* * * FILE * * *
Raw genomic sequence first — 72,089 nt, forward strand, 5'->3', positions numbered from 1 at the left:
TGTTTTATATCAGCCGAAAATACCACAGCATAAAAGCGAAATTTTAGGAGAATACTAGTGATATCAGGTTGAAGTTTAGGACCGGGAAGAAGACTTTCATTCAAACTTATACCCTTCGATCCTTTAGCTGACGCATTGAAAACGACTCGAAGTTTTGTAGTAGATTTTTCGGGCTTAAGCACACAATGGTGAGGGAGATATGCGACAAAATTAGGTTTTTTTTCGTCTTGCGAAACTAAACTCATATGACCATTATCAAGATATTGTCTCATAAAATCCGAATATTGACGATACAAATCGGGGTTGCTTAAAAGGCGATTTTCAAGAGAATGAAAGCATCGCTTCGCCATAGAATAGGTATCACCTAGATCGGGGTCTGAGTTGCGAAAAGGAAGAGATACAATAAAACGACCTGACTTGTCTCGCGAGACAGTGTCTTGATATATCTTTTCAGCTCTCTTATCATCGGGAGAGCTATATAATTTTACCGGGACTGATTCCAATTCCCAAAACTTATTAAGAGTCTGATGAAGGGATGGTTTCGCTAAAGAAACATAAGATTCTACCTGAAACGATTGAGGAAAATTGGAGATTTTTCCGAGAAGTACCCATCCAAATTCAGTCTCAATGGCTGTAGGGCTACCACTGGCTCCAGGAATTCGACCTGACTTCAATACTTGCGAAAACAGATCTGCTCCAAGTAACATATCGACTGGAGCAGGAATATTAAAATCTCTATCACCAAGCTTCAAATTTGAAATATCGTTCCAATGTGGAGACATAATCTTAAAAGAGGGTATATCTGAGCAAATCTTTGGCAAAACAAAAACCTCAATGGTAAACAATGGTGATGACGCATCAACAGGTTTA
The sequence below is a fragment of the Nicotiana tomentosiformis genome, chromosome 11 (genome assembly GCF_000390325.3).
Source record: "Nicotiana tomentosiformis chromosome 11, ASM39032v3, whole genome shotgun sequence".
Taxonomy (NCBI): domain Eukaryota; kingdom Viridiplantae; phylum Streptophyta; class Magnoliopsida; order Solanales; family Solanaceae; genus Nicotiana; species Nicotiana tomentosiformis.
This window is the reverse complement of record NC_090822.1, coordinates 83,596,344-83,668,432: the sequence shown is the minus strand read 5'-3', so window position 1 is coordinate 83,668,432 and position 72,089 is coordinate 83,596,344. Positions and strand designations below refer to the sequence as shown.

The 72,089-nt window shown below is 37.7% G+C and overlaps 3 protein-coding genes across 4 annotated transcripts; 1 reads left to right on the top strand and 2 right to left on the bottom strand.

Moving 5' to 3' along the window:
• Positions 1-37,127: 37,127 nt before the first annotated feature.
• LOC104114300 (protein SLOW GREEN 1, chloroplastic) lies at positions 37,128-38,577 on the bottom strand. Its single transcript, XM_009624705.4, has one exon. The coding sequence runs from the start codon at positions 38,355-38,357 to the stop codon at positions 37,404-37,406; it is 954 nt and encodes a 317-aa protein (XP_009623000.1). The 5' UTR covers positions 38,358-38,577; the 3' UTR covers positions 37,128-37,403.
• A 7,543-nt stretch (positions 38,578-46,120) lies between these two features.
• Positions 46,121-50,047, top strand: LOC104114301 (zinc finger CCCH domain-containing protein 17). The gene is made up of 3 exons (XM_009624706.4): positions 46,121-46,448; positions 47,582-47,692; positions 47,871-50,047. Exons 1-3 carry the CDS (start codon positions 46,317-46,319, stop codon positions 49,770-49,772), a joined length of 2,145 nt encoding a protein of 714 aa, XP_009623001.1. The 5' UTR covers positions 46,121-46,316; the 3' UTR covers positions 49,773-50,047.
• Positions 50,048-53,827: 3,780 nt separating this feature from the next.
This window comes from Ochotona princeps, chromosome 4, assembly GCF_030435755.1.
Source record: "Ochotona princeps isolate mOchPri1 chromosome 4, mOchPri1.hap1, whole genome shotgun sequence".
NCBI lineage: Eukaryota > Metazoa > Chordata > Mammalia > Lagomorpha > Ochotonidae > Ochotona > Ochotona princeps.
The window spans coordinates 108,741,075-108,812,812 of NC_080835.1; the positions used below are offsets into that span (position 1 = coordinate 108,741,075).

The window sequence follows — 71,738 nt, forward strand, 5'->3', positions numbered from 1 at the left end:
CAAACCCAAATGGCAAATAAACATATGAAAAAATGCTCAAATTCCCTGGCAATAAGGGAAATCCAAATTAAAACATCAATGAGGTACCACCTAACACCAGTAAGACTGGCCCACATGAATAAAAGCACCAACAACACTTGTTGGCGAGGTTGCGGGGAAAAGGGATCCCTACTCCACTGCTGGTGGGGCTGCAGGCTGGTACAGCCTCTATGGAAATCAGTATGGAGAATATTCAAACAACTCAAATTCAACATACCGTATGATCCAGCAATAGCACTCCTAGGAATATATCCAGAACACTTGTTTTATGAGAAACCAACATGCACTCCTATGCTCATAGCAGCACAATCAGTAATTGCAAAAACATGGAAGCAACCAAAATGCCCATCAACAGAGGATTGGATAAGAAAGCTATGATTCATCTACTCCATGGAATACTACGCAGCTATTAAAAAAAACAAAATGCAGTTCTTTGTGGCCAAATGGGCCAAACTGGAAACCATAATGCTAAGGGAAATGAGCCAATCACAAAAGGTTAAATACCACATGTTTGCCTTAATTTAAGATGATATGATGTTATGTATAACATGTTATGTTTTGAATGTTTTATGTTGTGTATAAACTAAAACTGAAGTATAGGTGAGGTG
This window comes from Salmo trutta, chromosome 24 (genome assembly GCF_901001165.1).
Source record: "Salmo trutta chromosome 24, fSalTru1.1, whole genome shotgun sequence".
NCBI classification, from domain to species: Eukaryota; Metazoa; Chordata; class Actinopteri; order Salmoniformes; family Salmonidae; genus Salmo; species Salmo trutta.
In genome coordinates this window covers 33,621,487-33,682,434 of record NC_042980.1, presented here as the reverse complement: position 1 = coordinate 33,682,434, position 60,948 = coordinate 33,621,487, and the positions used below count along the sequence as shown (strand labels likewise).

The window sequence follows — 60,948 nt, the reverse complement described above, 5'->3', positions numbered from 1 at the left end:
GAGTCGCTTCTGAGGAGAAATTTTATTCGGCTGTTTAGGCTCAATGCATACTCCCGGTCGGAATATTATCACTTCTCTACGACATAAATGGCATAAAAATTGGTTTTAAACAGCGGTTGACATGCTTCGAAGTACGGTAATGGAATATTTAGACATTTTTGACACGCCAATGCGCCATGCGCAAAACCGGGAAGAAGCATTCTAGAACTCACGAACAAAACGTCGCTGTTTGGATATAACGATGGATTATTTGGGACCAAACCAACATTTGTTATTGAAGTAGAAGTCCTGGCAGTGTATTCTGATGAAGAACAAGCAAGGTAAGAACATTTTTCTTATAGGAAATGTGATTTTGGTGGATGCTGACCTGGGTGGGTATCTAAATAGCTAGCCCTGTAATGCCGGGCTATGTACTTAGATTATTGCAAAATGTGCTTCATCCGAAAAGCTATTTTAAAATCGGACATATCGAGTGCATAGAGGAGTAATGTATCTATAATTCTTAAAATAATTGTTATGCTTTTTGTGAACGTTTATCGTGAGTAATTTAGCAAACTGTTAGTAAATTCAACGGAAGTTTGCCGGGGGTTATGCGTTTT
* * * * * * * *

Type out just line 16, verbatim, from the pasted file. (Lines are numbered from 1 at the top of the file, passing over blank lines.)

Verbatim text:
NCBI lineage: Eukaryota > Metazoa > Chordata > Mammalia > Lagomorpha > Ochotonidae > Ochotona > Ochotona princeps.